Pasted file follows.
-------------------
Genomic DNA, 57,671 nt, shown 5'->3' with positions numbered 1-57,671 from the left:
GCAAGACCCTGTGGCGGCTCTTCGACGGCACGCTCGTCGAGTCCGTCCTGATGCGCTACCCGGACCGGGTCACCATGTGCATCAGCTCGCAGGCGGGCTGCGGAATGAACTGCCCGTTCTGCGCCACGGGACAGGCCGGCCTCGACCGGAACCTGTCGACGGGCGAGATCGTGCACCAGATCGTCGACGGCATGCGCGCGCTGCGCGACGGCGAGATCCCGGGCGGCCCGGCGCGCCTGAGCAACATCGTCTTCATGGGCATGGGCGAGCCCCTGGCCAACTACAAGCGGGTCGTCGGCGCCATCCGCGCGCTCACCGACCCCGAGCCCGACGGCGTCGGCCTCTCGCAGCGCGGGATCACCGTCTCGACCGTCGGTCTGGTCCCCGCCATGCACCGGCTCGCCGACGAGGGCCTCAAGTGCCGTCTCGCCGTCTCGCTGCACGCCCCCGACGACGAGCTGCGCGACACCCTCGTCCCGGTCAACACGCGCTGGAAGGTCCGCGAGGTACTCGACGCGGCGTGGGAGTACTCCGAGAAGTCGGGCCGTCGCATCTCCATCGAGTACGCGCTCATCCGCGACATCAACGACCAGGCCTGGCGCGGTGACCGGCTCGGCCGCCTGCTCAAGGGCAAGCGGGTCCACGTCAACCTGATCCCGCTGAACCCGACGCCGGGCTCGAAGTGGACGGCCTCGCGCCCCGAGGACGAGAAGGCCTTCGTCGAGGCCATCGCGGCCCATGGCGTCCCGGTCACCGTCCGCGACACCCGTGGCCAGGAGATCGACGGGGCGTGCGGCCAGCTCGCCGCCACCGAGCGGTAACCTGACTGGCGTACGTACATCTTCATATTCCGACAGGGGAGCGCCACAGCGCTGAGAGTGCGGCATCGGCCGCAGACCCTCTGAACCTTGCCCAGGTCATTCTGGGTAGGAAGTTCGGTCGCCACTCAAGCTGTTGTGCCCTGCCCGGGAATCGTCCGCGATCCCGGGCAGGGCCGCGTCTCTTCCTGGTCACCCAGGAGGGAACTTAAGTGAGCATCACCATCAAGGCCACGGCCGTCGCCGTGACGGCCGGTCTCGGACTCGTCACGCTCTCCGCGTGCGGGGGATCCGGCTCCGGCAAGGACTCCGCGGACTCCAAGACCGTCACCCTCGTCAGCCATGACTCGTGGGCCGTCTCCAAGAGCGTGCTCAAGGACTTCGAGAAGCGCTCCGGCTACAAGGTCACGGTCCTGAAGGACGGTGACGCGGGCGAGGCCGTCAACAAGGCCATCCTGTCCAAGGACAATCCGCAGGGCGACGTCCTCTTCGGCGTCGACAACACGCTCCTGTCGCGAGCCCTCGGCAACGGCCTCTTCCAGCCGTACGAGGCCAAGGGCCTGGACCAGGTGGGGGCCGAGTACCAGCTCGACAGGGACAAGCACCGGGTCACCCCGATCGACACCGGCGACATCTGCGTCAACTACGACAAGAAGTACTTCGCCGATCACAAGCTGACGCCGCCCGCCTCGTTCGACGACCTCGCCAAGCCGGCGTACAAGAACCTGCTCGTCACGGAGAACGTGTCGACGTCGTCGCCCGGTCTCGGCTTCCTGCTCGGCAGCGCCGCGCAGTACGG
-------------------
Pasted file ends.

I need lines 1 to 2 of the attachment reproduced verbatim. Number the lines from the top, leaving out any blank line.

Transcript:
Genomic DNA, 57,671 nt, shown 5'->3' with positions numbered 1-57,671 from the left:
GCAAGACCCTGTGGCGGCTCTTCGACGGCACGCTCGTCGAGTCCGTCCTGATGCGCTACCCGGACCGGGTCACCATGTGCATCAGCTCGCAGGCGGGCTGCGGAATGAACTGCCCGTTCTGCGCCACGGGACAGGCCGGCCTCGACCGGAACCTGTCGACGGGCGAGATCGTGCACCAGATCGTCGACGGCATGCGCGCGCTGCGCGACGGCGAGATCCCGGGCGGCCCGGCGCGCCTGAGCAACATCGTCTTCATGGGCATGGGCGAGCCCCTGGCCAACTACAAGCGGGTCGTCGGCGCCATCCGCGCGCTCACCGACCCCGAGCCCGACGGCGTCGGCCTCTCGCAGCGCGGGATCACCGTCTCGACCGTCGGTCTGGTCCCCGCCATGCACCGGCTCGCCGACGAGGGCCTCAAGTGCCGTCTCGCCGTCTCGCTGCACGCCCCCGACGACGAGCTGCGCGACACCCTCGTCCCGGTCAACACGCGCTGGAAGGTCCGCGAGGTACTCGACGCGGCGTGGGAGTACTCCGAGAAGTCGGGCCGTCGCATCTCCATCGAGTACGCGCTCATCCGCGACATCAACGACCAGGCCTGGCGCGGTGACCGGCTCGGCCGCCTGCTCAAGGGCAAGCGGGTCCACGTCAACCTGATCCCGCTGAACCCGACGCCGGGCTCGAAGTGGACGGCCTCGCGCCCCGAGGACGAGAAGGCCTTCGTCGAGGCCATCGCGGCCCATGGCGTCCCGGTCACCGTCCGCGACACCCGTGGCCAGGAGATCGACGGGGCGTGCGGCCAGCTCGCCGCCACCGAGCGGTAACCTGACTGGCGTACGTACATCTTCATATTCCGACAGGGGAGCGCCACAGCGCTGAGAGTGCGGCATCGGCCGCAGACCCTCTGAACCTTGCCCAGGTCATTCTGGGTAGGAAGTTCGGTCGCCACTCAAGCTGTTGTGCCCTGCCCGGGAATCGTCCGCGATCCCGGGCAGGGCCGCGTCTCTTCCTGGTCACCCAGGAGGGAACTTAAGTGAGCATCACCATCAAGGCCACGGCCGTCGCCGTGACGGCCGGTCTCGGACTCGTCACGCTCTCCGCGTGCGGGGGATCCGGCTCCGGCAAGGACTCCGCGGACTCCAAGACCGTCACCCTCGTCAGCCATGACTCGTGGGCCGTCTCCAAGAGCGTGCTCAAGGACTTCGAGAAGCGCTCCGGCTACAAGGTCACGGTCCTGAAGGACGGTGACGCGGGCGAGGCCGTCAACAAGGCCATCCTGTCCAAGGACAATCCGCAGGGCGACGTCCTCTTCGGCGTCGACAACACGCTCCTGTCGCGAGCCCTCGGCAACGGCCTCTTCCAGCCGTACGAGGCCAAGGGCCTGGACCAGGTGGGGGCCGAGTACCAGCTCGACAGGGACAAGCACCGGGTCACCCCGATCGACACCGGCGACATCTGCGTCAACTACGACAAGAAGTACTTCGCCGATCACAAGCTGACGCCGCCCGCCTCGTTCGACGACCTCGCCAAGCCGGCGTACAAGAACCTGCTCGTCACGGAGAACGTGTCGACGTCGTCGCCCGGTCTCGGCTTCCTGCTCGGCAGCGCCGCGCAGTACGG